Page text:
And emails and documents show Nomi Health was directly involved with the state’s purchase — which has since been refunded amid outcry — of $800,000 for 20,000 medication packs of hydroxychloroquine, chloroquine and zinc.
Newman, in a March 31 email, the day the invoice was signed, linked state purchasing officials with Richards, Meds in Motion owner. And Newman was listed on the invoice for billing, even though the state ultimately footed the bill via wire transfer, according to emails obtained through a public records request.
“As discussed, I’m connecting you here directly with the Meds in Motion team to process the order for the medication packs for the state storehouse,” Newman wrote to Chris Hughes, director of the Division of Purchasing and General Services, copying Richards in the email. “This is the group that has been working with President Adams and the state health department to get the supplies right for potential public use.”
When state purchasing officials moved to process the payment, which wasn’t until mid-April, they questioned why the invoice bill was addressed to Nomi and Newman and not the state of Utah.
“Nomi is the point of contact for the state,” explained Richards in an April 8 email to Stephanie Martin, the state’s purchasing financial manager. “We were advised to invoice them but then connected with Chris Hughes directly so we bypassed them and went direct to the state.”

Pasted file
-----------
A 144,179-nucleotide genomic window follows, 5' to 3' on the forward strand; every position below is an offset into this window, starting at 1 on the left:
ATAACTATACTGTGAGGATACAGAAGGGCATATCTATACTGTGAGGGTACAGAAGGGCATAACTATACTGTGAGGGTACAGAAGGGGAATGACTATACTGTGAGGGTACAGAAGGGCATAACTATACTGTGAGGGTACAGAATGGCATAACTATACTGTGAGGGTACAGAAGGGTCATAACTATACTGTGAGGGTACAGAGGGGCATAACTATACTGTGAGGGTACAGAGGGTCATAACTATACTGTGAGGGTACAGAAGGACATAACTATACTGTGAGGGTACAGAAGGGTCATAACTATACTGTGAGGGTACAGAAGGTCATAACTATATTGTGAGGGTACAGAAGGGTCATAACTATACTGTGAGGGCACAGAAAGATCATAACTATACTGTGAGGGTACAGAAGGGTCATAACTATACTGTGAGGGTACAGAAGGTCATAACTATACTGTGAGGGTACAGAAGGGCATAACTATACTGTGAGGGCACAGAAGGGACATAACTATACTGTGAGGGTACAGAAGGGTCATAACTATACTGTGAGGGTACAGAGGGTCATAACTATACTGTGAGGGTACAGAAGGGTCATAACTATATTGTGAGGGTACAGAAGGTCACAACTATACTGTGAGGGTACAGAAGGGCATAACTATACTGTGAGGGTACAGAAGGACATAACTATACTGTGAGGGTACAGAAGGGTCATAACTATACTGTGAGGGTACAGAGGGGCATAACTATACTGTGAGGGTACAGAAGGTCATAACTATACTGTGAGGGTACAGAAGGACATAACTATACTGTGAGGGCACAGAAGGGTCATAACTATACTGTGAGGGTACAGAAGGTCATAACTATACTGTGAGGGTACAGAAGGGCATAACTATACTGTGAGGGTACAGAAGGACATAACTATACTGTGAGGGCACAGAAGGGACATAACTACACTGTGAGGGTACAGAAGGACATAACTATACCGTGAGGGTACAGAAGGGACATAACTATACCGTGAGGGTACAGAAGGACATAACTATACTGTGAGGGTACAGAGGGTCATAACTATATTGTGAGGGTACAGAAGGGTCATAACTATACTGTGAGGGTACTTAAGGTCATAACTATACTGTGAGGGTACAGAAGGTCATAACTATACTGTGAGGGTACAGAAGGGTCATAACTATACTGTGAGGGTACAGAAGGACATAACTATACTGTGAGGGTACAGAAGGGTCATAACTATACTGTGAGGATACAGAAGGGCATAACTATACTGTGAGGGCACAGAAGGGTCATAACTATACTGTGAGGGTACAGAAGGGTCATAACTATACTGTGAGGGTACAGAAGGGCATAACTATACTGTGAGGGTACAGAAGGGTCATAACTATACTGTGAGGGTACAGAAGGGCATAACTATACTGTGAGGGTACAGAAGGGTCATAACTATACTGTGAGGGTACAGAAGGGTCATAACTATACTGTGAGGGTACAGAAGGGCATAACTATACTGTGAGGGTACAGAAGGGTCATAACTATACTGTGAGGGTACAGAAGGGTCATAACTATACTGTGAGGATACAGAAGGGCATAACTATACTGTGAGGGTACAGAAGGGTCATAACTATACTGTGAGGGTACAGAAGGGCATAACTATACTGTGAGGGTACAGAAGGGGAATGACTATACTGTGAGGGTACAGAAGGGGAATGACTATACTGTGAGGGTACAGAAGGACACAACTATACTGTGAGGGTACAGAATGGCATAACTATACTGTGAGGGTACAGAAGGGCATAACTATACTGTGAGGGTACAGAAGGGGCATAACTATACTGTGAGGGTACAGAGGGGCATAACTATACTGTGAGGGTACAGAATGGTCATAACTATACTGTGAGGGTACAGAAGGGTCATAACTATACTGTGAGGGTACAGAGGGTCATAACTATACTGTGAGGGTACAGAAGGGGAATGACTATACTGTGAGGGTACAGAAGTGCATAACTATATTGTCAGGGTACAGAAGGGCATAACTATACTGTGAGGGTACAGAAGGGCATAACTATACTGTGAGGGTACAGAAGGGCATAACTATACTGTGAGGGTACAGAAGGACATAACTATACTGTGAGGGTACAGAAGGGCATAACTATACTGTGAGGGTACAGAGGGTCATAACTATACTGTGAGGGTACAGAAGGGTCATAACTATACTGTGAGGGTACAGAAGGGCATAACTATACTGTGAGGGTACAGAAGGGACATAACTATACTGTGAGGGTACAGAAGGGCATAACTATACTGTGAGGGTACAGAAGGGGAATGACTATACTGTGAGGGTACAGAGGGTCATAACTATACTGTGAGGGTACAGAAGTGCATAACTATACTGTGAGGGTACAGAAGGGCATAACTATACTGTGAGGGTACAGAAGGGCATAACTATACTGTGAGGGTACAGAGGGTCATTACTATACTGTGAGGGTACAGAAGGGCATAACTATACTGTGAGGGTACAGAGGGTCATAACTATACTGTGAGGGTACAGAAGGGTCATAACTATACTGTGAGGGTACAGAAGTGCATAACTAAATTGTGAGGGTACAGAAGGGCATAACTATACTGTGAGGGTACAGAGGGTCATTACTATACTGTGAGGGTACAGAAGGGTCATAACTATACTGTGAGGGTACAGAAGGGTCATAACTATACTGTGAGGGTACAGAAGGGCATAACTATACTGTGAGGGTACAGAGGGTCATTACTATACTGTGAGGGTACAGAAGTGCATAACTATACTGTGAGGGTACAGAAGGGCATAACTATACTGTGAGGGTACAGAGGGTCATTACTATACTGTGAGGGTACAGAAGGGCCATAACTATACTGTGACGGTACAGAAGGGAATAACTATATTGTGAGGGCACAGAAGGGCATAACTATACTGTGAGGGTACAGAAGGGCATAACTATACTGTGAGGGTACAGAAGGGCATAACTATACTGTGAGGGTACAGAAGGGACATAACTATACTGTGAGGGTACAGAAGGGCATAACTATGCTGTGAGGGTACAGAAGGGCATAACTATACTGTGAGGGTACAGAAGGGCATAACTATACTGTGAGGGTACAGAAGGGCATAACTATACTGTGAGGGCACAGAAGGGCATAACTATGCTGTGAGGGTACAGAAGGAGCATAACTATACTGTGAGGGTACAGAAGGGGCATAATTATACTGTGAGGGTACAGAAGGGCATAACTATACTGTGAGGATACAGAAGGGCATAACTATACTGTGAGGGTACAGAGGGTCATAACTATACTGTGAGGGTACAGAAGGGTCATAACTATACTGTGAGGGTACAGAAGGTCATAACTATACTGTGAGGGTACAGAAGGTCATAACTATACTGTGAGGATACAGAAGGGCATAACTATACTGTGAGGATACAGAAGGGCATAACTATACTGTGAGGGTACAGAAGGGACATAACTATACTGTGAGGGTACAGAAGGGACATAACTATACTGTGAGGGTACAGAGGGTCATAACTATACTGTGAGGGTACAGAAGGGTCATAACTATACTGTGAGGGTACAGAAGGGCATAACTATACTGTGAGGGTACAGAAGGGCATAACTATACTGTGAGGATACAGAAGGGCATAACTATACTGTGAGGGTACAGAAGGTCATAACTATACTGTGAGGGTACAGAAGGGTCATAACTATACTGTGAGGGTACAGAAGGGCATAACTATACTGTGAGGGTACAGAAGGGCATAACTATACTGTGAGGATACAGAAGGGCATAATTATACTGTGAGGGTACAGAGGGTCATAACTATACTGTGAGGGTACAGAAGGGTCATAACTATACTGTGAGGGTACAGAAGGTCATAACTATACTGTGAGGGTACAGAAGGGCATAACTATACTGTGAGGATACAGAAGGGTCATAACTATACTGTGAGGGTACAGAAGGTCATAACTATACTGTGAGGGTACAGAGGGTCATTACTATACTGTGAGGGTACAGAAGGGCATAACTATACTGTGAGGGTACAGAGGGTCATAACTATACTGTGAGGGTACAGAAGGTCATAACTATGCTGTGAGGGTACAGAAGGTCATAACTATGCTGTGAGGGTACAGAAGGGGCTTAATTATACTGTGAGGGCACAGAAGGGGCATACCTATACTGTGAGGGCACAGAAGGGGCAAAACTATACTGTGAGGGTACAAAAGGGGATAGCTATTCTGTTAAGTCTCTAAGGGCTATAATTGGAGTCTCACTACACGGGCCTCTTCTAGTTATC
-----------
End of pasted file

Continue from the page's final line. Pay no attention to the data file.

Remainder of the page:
In those emails, Newman did not disclose he is also an investor in, and board member of Meds in Motion. In a Deseret News interview, Newman said, in retrospect, it was a disclosure he probably should have made but at the time he was more focused on the work at hand.
“Inside of your network and community around you, you use people you know and trust to get the job done,” Newman said. “What wouldn’t have worked at the time was going to your local pharmacy and try to get it.
“I thought it was quite open that I was on the (Meds in Motion) board. I could have been more clear, but ultimately, the solution at the table was way more important than (whether) I’m on the board or not.”
As first reported by the Deseret News, emails show state budgeting officials moved to buy the drugs under pressure from Dr. Joseph Miner, executive director of the Utah Department of Health, and state leaders including Adams, who were supportive of acting quickly to obtain and facilitate use of the controversial drugs.
In response to a request for more information about who ultimately decided on the pricing for the contract with Nomi Health and why the state opted to pay for the services despite the plan being originally pitched as one that would be privately funded, Anna Lehnardt, spokeswoman for the governor’s office, said the “state of Utah did not expect Nomi to provide their services free of charge.”